Subordination in Conversation

A cross-linguistic perspective

ORCID logoRitva Laury | University of Helsinki
ORCID logoRyoko Suzuki | Keio University
ISBN 9789027226341 | EUR 95.00 | USD 143.00
ISBN 9789027286963 | EUR 95.00 | USD 143.00
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The articles in this volume examine the notion of clausal subordination based on English, Estonian, Finnish, French, German and Japanese conversational data. Some of the articles approach ‘subordination’ in terms of social action, taking into account what participants are doing with their talk, considering topics such as the use of clauses as projector phrases and as devices for organizing the participant structure of the conversation. Other articles focus on the emergence of clause combinations diachronically and synchronically, taking on topics such as the grammaticalization of clauses and conjunctions into discourse markers, and the continuum nature of syntactic subordination. In all of the articles, linguistic forms are considered to be emergent from recurrent practices engaged in by participants in conversation. The contributions critically examine central syntactic notions in interclausal relations and their relevance to the description of clause combining in conversational language, to the structure of conversation, and to the interactional functions of language.

[Studies in Language and Social Interaction, 24] 2011.  viii, 244 pp.
Publishing status: Available
Table of Contents
“The analyses presented are both interesting and insightful, and all highlight the value of studying actual language use in its specific context of use. Moreover, in their questioning of traditional accounts and provision of alternative analyses, the authors clearly highlight the need for giving further empirical thought to the nature and place of subordination within grammatical systems. Subordination, simply put, remains a central and yet to be fully understood topic within linguistic theory.
In terms of readership, Subordination in Conversation will be of interest to those seeking a more comprehensive and critical view of subordination based on cross-linguistic data,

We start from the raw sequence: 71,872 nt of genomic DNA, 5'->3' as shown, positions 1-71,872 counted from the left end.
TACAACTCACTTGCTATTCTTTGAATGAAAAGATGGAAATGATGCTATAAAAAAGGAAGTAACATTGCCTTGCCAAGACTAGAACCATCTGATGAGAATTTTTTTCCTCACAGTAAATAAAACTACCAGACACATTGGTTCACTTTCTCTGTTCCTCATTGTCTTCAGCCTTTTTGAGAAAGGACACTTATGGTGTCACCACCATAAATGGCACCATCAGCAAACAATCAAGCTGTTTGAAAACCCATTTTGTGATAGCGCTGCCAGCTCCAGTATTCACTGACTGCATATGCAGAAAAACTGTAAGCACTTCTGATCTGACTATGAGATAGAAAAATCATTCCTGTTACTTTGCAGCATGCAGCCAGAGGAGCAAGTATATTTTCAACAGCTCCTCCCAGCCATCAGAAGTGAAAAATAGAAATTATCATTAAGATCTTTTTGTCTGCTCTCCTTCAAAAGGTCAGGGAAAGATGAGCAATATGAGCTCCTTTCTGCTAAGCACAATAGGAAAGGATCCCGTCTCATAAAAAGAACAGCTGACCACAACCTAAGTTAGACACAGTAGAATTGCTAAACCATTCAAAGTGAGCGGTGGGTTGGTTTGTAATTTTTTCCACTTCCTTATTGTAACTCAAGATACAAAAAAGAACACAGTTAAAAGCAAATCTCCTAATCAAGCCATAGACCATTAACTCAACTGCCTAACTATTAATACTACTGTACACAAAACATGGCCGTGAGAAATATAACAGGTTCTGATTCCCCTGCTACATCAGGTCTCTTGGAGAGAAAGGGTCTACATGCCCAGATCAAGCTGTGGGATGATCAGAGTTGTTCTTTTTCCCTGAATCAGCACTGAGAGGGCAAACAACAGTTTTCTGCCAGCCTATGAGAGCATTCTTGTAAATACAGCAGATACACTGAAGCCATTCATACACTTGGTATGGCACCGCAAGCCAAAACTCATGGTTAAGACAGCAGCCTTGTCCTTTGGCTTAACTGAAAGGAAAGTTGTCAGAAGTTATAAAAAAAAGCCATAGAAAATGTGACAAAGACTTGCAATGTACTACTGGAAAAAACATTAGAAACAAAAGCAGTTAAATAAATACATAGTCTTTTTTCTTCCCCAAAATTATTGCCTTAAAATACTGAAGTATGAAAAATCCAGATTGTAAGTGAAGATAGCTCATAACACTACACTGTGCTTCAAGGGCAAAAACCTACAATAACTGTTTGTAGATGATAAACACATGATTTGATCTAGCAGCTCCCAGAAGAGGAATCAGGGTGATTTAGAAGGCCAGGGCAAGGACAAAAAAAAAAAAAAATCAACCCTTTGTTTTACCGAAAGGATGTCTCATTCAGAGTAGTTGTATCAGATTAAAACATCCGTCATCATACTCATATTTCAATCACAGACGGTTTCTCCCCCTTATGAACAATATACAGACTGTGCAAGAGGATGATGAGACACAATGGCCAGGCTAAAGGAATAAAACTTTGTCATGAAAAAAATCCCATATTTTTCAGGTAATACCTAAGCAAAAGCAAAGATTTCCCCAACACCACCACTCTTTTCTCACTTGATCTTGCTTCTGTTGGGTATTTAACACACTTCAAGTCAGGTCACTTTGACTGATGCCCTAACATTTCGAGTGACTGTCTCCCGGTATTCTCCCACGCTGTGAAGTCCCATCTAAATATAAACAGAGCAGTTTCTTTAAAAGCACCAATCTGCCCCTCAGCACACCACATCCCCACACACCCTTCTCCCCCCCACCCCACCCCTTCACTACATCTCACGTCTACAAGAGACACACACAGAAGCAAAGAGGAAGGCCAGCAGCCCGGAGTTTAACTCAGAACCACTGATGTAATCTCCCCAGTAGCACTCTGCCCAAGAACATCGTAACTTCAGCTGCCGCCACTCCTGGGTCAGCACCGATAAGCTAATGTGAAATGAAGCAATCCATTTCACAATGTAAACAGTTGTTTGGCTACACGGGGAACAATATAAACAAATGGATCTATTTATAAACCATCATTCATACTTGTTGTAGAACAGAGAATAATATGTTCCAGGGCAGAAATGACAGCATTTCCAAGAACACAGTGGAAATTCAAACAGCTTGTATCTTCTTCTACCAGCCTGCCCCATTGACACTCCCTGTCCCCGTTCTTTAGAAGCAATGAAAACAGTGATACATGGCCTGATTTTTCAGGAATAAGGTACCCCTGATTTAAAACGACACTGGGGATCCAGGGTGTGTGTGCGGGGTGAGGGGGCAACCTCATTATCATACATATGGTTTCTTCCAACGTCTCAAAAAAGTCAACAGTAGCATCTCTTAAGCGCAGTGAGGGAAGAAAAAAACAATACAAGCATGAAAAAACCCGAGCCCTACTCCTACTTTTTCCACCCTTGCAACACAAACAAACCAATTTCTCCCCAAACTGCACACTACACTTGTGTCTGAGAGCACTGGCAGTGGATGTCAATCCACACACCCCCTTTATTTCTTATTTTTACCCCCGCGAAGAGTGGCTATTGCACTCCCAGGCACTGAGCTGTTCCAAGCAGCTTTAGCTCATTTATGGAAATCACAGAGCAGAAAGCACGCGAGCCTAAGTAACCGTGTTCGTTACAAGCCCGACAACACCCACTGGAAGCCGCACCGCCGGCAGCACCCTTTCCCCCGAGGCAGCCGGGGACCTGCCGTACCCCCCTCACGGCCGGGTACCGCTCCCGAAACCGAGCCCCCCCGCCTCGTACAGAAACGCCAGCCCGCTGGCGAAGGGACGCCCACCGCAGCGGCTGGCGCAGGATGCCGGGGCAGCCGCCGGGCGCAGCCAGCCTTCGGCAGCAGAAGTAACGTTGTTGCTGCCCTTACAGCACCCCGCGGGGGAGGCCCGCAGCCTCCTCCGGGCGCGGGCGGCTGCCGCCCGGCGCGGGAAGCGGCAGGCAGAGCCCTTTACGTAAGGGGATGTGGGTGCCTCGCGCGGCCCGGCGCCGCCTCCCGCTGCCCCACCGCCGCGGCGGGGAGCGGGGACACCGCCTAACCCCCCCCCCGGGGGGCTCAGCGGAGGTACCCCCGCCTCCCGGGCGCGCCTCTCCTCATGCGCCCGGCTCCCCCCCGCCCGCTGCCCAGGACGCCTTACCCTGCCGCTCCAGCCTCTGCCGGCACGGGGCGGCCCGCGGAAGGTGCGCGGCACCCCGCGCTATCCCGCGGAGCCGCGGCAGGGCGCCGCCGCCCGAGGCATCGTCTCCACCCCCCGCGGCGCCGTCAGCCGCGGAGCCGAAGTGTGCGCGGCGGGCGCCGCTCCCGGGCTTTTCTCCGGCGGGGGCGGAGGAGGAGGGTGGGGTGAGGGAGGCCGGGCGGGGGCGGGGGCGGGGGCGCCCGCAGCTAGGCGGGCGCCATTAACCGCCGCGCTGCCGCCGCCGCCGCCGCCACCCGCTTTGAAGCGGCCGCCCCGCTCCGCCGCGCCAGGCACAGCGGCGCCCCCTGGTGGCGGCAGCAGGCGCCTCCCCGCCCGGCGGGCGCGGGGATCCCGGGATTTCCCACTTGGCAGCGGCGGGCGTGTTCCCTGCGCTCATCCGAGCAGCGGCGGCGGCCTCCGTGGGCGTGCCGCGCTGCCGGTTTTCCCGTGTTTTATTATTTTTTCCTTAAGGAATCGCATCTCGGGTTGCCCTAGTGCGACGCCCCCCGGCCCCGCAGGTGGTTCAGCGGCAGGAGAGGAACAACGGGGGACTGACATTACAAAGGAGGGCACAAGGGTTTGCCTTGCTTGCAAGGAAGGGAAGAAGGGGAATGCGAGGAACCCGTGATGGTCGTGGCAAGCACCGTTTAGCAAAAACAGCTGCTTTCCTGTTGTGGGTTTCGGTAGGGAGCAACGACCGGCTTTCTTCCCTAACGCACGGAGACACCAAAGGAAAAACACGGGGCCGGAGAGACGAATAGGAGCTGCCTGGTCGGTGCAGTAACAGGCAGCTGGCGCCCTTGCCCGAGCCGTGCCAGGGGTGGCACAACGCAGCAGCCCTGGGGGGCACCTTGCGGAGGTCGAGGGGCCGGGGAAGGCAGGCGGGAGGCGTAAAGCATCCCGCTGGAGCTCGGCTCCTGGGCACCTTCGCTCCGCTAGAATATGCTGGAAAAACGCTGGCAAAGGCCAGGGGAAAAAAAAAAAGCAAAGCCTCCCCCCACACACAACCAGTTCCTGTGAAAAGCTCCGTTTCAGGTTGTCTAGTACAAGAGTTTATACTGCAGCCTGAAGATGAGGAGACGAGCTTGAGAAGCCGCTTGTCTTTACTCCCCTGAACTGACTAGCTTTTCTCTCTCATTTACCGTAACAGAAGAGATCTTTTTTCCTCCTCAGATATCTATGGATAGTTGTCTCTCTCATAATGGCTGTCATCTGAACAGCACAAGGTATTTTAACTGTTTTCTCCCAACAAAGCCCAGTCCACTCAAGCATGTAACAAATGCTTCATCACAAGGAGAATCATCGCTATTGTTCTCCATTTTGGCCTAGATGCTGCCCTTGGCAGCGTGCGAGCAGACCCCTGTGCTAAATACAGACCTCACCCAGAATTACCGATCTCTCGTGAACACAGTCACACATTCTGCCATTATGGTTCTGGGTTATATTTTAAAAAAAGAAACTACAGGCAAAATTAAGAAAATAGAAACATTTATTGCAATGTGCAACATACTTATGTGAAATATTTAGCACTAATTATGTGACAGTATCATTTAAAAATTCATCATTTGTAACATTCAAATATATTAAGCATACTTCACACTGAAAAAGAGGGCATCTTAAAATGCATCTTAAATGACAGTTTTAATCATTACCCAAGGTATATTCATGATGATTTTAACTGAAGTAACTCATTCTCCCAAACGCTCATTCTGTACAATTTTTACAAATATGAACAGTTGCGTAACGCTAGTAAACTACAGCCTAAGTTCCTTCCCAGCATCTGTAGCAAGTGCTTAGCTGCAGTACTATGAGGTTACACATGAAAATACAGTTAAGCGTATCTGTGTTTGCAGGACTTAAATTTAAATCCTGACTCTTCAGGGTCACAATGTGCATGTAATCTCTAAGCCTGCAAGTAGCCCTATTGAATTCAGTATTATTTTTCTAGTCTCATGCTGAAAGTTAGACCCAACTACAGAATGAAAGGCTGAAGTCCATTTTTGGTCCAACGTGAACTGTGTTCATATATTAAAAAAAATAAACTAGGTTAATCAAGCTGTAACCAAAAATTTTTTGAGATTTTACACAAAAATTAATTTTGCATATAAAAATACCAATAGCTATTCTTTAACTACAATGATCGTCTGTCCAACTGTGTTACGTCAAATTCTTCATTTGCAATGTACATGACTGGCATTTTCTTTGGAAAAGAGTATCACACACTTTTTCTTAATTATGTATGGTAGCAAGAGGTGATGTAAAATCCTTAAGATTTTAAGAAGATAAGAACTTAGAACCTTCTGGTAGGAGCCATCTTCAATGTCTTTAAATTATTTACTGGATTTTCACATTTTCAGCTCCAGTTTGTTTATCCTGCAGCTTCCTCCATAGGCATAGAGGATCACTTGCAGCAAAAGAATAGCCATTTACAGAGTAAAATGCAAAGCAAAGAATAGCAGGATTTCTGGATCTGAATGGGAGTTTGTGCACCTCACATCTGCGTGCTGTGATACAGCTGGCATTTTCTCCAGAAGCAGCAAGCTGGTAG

particularly those inclined to treat grammatical phenomena as emerging from the way language is put to use. It will also be of interest to anyone concerned with the implications of modality for analyzing language, and specifically, the manner in which language-users combine clauses in order to frame and structure ongoing conversations.”
“In view of the standard assumptions regarding subordination in the languages of the world, the findings, comments and examples found throughout the book are a particularly enriching feature. The papers presented in the volume throw into question some long-established assumptions. The inclusion of a range of languages and their comparison is another important contribution to the field. Besides being a
very informative and thought-provoking contribution, Subordination in Conversation: A cross-linguistic perspective suggests points of departure for further research and suitable topics for discussion in advanced seminars. It is a well-edited and wellbalanced volume with high-quality contributions, a useful name and a subject index. As such, it is well placed to achieve its aim of furthering linguistic research.”
Cited by

Cited by 13 other publications

Carter, Ronald & Michael McCarthy
2017. Spoken Grammar: Where Are We and Where Are We Going?. Applied Linguistics 38:1  pp. 1 ff. DOI logo
Herlin, Ilona, Jyrki Kalliokoski & Laura Visapää
2014. Introduction. In Contexts of Subordination [Pragmatics & Beyond New Series, 249],  pp. 1 ff. DOI logo
Keevallik, Leelo & Marri Amon
2023. Seeing is believing. Interactional Linguistics DOI logo
Laury, Ritva
2012. Syntactically Non-Integrated FinnishJos‘If’-Conditional Clauses as Directives. Discourse Processes 49:3-4  pp. 213 ff. DOI logo
Maschler, Yael
2015. Word Order in Time. In Temporality in Interaction [Studies in Language and Social Interaction, 27],  pp. 201 ff. DOI logo
Mortensen, Sune Sønderberg
2011. A distributional approach to functional Danish subclause classification. Acta Linguistica Hafniensia 43:2  pp. 127 ff. DOI logo
Mushin, Ilana & Simona Pekarek Doehler
2021. Linguistic structures in social interaction. Interactional Linguistics 1:1  pp. 2 ff. DOI logo
Ono, Tsuyoshi & Sandra Thompson
2017. Negative scope, temporality, fixedness, and right- and left-branching. Studies in Language 41:3  pp. 543 ff. DOI logo
Pekarek Doehler, Simona, Yael Maschler, Leelo Keevallik & Jan Lindström
2020. Chapter 1. Complex syntax-in-interaction. In Emergent Syntax for Conversation [Studies in Language and Social Interaction, 32],  pp. 1 ff. DOI logo
Raymond, Chase Wesley
2022. Suffixation and sequentiality. Interactional Linguistics 2:1  pp. 1 ff. DOI logo
Stoenica, Ioana-Maria & Simona Pekarek Doehler
[no author supplied]
2015. Références bibliographiques. In La dislocation à droite revisitée [Champs linguistiques, ],  pp. 261 ff. DOI logo

This list is based on CrossRef data as of 16 april 2024. Please note that it may not be complete. Sources presented here have been supplied by the respective publishers. Any errors therein should be reported to them.


Main BIC Subject

CFK: Grammar, syntax

Main BISAC Subject

LAN009000: LANGUAGE ARTS & DISCIPLINES / Linguistics / General
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ONIX 3.0
U.S. Library of Congress Control Number:  2011005989 | Marc record